Sea buckthorn decreases and delays insulin response and improves glycaemic profile following a sucrose-containing berry meal: a randomised, controlled, crossover study of Danish sea buckthorn and strawberries in overweight and obese male subjects
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Purpose: Berries and mixed berry products exert acute effects on postprandial glycaemia and insulinemia, but very few berries have been studied, and primarily in normal weight subjects. Sea buckthorn and strawberry are compositionally widely different berries and may likely produce different responses. The effects of strawberry and sea buckthorn on postprandial glycaemia and insulinemia were examined in overweight or obese male subjects. Subjective appetite sensations and ad libitum intake were also examined.
Methods: The study was conducted as a randomised, controlled, single-blinded, three-way crossover study. Eighteen subjects were studied in three 2-h meal tests followed by a subsequent ad libitum meal. Test meals contained added sucrose and either sea buckthorn, strawberry or no berries with added fructose (control). Blood samples were collected at t = 0, 30, 45, 60, 90 and 120 min. Subjective appetite sensations were recorded at t = 0, 15, 30, 45, 60, 90, 120, and 140 min and subsequent ad libitum intake was recorded. Statistical differences in all continuous measures were evaluated based on the existence of a meal or a time-meal interaction by repeated measures linear model analyses or by differences in AUC by linear mixed models.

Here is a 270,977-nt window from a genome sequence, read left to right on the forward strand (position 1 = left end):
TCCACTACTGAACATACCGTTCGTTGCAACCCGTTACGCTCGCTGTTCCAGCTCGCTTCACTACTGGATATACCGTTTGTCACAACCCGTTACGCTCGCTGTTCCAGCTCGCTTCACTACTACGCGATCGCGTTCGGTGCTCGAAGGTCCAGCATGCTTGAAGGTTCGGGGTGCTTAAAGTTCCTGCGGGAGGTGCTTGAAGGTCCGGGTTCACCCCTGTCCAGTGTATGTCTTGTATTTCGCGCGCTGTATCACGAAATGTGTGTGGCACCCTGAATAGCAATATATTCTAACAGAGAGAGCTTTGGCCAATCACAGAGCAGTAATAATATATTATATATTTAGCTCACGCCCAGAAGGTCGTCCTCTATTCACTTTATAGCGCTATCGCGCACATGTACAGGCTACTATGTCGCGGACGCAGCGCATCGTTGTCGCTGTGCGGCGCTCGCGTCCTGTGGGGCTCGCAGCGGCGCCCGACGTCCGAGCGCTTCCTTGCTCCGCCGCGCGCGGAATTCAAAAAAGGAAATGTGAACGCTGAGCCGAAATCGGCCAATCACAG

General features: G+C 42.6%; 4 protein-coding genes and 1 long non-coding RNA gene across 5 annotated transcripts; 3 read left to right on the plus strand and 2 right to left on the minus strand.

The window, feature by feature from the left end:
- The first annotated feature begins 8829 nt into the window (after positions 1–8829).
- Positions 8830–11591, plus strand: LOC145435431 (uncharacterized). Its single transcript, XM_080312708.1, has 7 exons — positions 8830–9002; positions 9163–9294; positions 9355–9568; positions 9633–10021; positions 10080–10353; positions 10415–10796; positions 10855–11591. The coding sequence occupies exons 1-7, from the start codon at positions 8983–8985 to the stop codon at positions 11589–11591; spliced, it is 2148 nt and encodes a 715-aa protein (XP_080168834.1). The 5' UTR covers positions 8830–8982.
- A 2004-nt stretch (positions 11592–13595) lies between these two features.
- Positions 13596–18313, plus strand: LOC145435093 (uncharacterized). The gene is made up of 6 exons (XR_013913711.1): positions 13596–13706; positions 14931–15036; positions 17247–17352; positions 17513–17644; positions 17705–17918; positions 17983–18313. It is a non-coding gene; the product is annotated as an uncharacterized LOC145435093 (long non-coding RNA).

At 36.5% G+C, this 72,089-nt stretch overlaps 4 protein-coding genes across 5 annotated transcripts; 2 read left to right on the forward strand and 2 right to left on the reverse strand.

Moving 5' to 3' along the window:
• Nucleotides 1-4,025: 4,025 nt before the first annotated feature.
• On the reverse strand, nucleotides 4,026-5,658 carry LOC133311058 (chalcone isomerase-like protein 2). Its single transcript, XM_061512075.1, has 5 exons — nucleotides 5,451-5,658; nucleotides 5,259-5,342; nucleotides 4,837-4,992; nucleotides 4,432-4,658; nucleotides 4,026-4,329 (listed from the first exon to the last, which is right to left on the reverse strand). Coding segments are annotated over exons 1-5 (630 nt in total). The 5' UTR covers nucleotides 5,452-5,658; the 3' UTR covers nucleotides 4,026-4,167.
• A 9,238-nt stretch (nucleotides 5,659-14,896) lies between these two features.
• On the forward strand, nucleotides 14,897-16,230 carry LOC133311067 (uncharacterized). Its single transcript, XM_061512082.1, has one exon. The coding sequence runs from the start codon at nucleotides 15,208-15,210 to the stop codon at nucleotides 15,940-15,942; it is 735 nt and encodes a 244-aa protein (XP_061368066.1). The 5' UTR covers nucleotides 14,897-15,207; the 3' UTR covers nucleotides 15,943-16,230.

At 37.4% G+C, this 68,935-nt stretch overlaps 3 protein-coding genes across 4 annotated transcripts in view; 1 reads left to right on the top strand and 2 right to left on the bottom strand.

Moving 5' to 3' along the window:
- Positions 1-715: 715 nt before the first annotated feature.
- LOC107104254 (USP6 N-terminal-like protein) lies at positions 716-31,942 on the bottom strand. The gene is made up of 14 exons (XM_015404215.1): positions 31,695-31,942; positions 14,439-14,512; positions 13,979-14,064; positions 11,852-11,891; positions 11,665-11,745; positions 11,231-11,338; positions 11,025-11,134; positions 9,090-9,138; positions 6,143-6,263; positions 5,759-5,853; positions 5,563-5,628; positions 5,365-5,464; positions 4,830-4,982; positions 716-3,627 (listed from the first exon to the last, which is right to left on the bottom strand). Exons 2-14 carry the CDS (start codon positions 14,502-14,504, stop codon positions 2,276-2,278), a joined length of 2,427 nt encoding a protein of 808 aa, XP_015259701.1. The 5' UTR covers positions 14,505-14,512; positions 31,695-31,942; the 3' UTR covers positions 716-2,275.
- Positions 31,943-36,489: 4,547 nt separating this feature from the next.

Results: None of the berries affected postprandial glucose. However, sea buckthorn improved glycaemic profile (44.7%, p < 0.01) compared to control. Sea buckthorn also resulted in a decrease in plasma insulin concentration at 30 min (39.6%, p < 0.01) and at 45 min (16.5%, p < 0.05) compared to control and the maximal increase in plasma insulin was lower following sea buckthorn compared with control (23.6%, p < 0.01). Strawberry did not affect postprandial insulin concentrations compared to control. No differences between control and each of the two berries were observed for any of the appetite parameters, except for desire for something sweet, which was increased following the sea buckthorn meal compared to control.
Conclusions: There was no effect on postprandial glucose response to a sugar challenge given together with purees of strawberry or sea buckthorn. Sea buckthorn decreased and delayed the insulin response and improved glycaemic profile compared with control. Strawberry had no such effects. No important differences were seen for the appetite measures. Sea buckthorn might be useful as a culinary tool for lowering meal insulin response.
|Tidsskrift||European Journal of Nutrition|
|Status||Udgivet - 2018|
CURIS 2018 NEXS 400